When you feel you can gaze at things indefinitely you will be ready for a new technique. I'm going to teach you this new technique now, but I expect you to put it to use only when you are ready.
    The next step in setting up dreaming is to learn to travel. The same way you have learned to look at your hands you can will yourself to move, to go places. First you have to establish a place you want to go to. Pick a well-known spot--perhaps your school, or a park, a friend's house--then, will yourself to go there.
    This technique is very difficult. You must perform two tasks: you must will yourself to go to the specific locale; and then, when you have mastered that technique, you have to learn to control the exact time of your traveling.

    You should try willing yourself to go to a specific place in dreaming while you take a nap during the daytime and find out if you can actually visualize the chosen place as it is at the time you are dreaming . Otherwise the visions you might have are not dreaming but ordinary dreams.
    In order to help yourself you should pick a specific object that belongs to the place you want to go and focus your attention on it. It is easier to travel in dreaming when you can focus on a place of power. Perhaps the school where you go is a place of power for you. Use it. Focus your attention on any object there and then find it in dreaming . From the specific object you recall, you must go back to your hands and then to another object and so on.

    Love Always
    mudra


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    Re: The teachings of Don Juan Matus

    Post  mudra on Mon Oct 04, 2010 7:29 am



    Journey to Ixtlan

    Link to the full PDF of the book

    http://thetoltecpath.files.wordpress.com/2010/03/journey_to_ixtlan.pdf

    Today you must be perfectly calm and restored, because you are going to learn not-doing in spite of the fact that there is no way to talk about it, because it is the body that does it.

    That rock over there is a rock because of doing. You say that you don't understand what I mean. Your saying that is doing. Doing is what makes that rock a rock and that bush a bush. Doing is what makes you yourself and me myself. Take that rock for instance. To look at it is doing , but to see it is not-doing. You say my words are not making sense to you. Oh yes they do. But you are convinced that they don't because that is your doing. That is the way you act towards me and the world.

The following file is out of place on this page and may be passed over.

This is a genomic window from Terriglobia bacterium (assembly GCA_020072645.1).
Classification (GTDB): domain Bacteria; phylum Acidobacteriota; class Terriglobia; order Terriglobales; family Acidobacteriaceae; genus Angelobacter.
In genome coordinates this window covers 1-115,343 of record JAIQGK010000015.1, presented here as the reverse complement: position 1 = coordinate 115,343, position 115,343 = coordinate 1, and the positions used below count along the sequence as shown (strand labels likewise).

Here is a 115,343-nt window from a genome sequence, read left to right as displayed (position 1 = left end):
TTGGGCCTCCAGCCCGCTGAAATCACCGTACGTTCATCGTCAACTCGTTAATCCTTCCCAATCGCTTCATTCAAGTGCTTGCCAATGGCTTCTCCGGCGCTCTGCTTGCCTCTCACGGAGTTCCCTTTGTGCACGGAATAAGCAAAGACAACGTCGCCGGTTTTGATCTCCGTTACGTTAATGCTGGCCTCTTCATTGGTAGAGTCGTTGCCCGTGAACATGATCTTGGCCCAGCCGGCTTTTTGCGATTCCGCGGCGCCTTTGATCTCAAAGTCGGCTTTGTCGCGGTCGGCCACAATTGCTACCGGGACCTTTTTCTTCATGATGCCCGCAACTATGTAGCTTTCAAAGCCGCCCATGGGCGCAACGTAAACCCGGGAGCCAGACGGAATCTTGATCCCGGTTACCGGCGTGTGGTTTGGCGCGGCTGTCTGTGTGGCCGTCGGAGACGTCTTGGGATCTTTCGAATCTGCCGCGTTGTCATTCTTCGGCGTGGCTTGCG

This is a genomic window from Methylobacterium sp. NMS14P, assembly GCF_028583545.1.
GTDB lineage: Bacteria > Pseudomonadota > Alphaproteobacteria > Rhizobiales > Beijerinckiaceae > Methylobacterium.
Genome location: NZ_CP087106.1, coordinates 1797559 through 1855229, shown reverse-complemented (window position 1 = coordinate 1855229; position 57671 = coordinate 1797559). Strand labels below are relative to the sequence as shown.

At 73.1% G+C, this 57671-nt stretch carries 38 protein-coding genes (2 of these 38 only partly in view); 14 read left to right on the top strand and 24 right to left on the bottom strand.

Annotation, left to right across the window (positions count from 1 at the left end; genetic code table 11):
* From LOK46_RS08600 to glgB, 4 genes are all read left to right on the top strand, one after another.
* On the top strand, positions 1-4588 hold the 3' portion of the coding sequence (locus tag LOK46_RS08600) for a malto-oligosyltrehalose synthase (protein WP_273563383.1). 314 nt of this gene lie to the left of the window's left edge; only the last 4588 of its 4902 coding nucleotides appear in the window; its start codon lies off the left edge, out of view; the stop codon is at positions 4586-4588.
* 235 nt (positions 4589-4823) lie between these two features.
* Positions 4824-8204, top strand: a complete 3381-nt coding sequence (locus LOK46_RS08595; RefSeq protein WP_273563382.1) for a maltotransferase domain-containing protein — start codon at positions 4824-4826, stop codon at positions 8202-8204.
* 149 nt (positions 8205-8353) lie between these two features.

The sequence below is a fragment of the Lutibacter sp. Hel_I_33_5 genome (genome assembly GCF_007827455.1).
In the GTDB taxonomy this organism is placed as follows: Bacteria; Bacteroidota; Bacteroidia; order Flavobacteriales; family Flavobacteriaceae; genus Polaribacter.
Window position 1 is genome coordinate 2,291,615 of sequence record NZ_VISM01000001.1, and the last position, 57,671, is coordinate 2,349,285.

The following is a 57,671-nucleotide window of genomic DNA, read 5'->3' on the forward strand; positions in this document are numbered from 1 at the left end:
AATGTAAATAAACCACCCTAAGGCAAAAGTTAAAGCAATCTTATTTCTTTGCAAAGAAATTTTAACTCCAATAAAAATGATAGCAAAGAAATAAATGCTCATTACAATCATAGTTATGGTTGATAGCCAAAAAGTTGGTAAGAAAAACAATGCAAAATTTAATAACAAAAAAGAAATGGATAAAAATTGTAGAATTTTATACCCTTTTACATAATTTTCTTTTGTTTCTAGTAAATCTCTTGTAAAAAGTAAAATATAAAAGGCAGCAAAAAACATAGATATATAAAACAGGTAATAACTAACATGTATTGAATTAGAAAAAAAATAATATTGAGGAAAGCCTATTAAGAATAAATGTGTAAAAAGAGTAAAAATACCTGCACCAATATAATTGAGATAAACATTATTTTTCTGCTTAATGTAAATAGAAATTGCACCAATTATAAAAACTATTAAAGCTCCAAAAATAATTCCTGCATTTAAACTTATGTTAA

That rock is a rock because of all the things you know how to do to it. I call that doing. A man of knowledge, for instance, knows that the rock is a rock only because of doing , so if he doesn't want the rock to be a rock all he has to do is not-doing.
    The world is the world because you know the doing involved in making it so. If you didn't know its doing , the world would be different. Without that certain doing there would be nothing familiar in the surroundings. This is a pebble because you know the doing involved in making it into a pebble. Now, in order to stop the world you must stop doing. In the case of this little rock, the first thing which doing does to it is to shrink it to this size. So the proper thing to do, which a warrior does if he wants to stop the world , is to enlarge a little rock, or any other thing, by not-doing.

    Look at the holes and depressions in the pebble and try to pick out the minute detail in them. If you can pick out the detail, the holes and depressions will disappear and you will understand what not-doing means.
    Doing makes you separate the pebble from the larger boulder. If you want to learn not-doing , let's say that you have to join them. See the small shadow that the pebble cast on the boulder. It is not a shadow but a glue which binds them together. A warrior can tell all kinds of things from the shadows.

    A warrior always tries to affect the force of doing by changing it into not-doing . Doing would be to leave the pebble lying around because it is merely a small rock. Not-doing would be to proceed with that pebble as if it were something far beyond a mere rock.

    Is all this true? To say yes or no to that question is doing. But since you are learning not-doing I have to tell you that it really doesn't matter whether or not all this is true. It is here that a warrior has a point of advantage over the average man.

    An average man cares that things are either true or false, but a warrior doesn't. An average man proceeds in a specific way with things that he knows are true, and in a different way with things that he knows are not true. If things are said to be true, he acts and believes in what he does. But if things are said to be untrue, he doesn't care to act, or he doesn't believe in what he does. A warrior, on the other hand, acts in both instances. If things are said to be true, he would act in order to do doing . If things are said to be untrue, he still would act in order to do not-doing

    Love Always
    mudra


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    Re: The teachings of Don Juan Matus

    Post  mudra on Tue Oct 05, 2010 4:39 am



    Journey to Ixtlan

    Link to the full PDF of the book

    http://thetoltecpath.files.wordpress.com/2010/03/journey_to_ixtlan.pdf

    There are infinite numbers of lines that join us to things. They are real lines. You can feel them. The most difficult part about the warrior's way is to realize that the world is a feeling. When one is not-doing , one is feeling the world, and one feels the world through its lines.

    Not-doing is very simple but very difficult. It is not a matter of understanding but of mastering it. Seeing , of course, is the final accomplishment of a man of knowledge, and seeing is attained only when one has stopped the world through the technique of not-doing .